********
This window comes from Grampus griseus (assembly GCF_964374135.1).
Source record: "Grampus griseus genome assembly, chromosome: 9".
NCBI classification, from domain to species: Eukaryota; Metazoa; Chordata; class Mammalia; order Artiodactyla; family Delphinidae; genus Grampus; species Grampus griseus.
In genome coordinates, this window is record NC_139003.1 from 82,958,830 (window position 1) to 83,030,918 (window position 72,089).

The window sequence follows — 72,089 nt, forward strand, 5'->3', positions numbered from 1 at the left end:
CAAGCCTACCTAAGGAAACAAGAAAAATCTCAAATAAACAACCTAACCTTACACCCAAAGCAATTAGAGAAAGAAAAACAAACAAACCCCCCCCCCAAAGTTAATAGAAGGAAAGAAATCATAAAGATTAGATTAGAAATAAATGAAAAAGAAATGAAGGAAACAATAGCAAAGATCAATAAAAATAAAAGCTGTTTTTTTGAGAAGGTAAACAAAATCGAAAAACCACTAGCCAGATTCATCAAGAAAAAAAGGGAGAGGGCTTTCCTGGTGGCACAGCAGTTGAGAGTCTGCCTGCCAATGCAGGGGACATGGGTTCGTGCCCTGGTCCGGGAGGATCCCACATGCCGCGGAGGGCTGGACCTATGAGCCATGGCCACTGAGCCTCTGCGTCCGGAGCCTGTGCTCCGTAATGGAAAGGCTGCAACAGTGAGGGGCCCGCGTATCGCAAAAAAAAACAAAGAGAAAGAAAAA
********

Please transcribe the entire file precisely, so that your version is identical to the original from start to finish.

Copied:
This window comes from Grampus griseus (assembly GCF_964374135.1).
Source record: "Grampus griseus genome assembly, chromosome: 9".
NCBI classification, from domain to species: Eukaryota; Metazoa; Chordata; class Mammalia; order Artiodactyla; family Delphinidae; genus Grampus; species Grampus griseus.
In genome coordinates, this window is record NC_139003.1 from 82,958,830 (window position 1) to 83,030,918 (window position 72,089).

The window sequence follows — 72,089 nt, forward strand, 5'->3', positions numbered from 1 at the left end:
CAAGCCTACCTAAGGAAACAAGAAAAATCTCAAATAAACAACCTAACCTTACACCCAAAGCAATTAGAGAAAGAAAAACAAACAAACCCCCCCCCCAAAGTTAATAGAAGGAAAGAAATCATAAAGATTAGATTAGAAATAAATGAAAAAGAAATGAAGGAAACAATAGCAAAGATCAATAAAAATAAAAGCTGTTTTTTTGAGAAGGTAAACAAAATCGAAAAACCACTAGCCAGATTCATCAAGAAAAAAAGGGAGAGGGCTTTCCTGGTGGCACAGCAGTTGAGAGTCTGCCTGCCAATGCAGGGGACATGGGTTCGTGCCCTGGTCCGGGAGGATCCCACATGCCGCGGAGGGCTGGACCTATGAGCCATGGCCACTGAGCCTCTGCGTCCGGAGCCTGTGCTCCGTAATGGAAAGGCTGCAACAGTGAGGGGCCCGCGTATCGCAAAAAAAAACAAAGAGAAAGAAAAA